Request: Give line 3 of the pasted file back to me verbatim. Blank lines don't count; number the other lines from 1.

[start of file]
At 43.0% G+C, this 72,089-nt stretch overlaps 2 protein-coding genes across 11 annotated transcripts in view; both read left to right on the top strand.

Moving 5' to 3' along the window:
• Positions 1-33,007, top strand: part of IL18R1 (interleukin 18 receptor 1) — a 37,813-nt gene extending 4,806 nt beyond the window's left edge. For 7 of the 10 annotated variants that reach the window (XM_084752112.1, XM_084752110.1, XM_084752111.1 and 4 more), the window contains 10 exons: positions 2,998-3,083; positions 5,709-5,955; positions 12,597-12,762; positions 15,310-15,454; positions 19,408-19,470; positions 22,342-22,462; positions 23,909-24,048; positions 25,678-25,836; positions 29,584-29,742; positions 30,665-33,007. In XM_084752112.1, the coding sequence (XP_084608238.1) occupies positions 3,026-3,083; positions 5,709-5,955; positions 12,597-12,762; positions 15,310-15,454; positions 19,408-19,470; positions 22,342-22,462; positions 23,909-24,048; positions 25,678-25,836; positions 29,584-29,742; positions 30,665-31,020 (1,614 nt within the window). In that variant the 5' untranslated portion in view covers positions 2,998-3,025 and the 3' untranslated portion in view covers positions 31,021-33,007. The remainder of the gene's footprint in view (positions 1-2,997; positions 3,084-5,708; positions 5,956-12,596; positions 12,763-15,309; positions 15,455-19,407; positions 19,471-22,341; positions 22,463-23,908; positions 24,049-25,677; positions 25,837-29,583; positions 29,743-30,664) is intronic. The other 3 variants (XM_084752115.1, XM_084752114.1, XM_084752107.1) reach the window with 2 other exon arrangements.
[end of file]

• Positions 1-33,007, top strand: part of IL18R1 (interleukin 18 receptor 1) — a 37,813-nt gene extending 4,806 nt beyond the window's left edge. For 7 of the 10 annotated variants that reach the window (XM_084752112.1, XM_084752110.1, XM_084752111.1 and 4 more), the window contains 10 exons: positions 2,998-3,083; positions 5,709-5,955; positions 12,597-12,762; positions 15,310-15,454; positions 19,408-19,470; positions 22,342-22,462; positions 23,909-24,048; positions 25,678-25,836; positions 29,584-29,742; positions 30,665-33,007. In XM_084752112.1, the coding sequence (XP_084608238.1) occupies positions 3,026-3,083; positions 5,709-5,955; positions 12,597-12,762; positions 15,310-15,454; positions 19,408-19,470; positions 22,342-22,462; positions 23,909-24,048; positions 25,678-25,836; positions 29,584-29,742; positions 30,665-31,020 (1,614 nt within the window). In that variant the 5' untranslated portion in view covers positions 2,998-3,025 and the 3' untranslated portion in view covers positions 31,021-33,007. The remainder of the gene's footprint in view (positions 1-2,997; positions 3,084-5,708; positions 5,956-12,596; positions 12,763-15,309; positions 15,455-19,407; positions 19,471-22,341; positions 22,463-23,908; positions 24,049-25,677; positions 25,837-29,583; positions 29,743-30,664) is intronic. The other 3 variants (XM_084752115.1, XM_084752114.1, XM_084752107.1) reach the window with 2 other exon arrangements.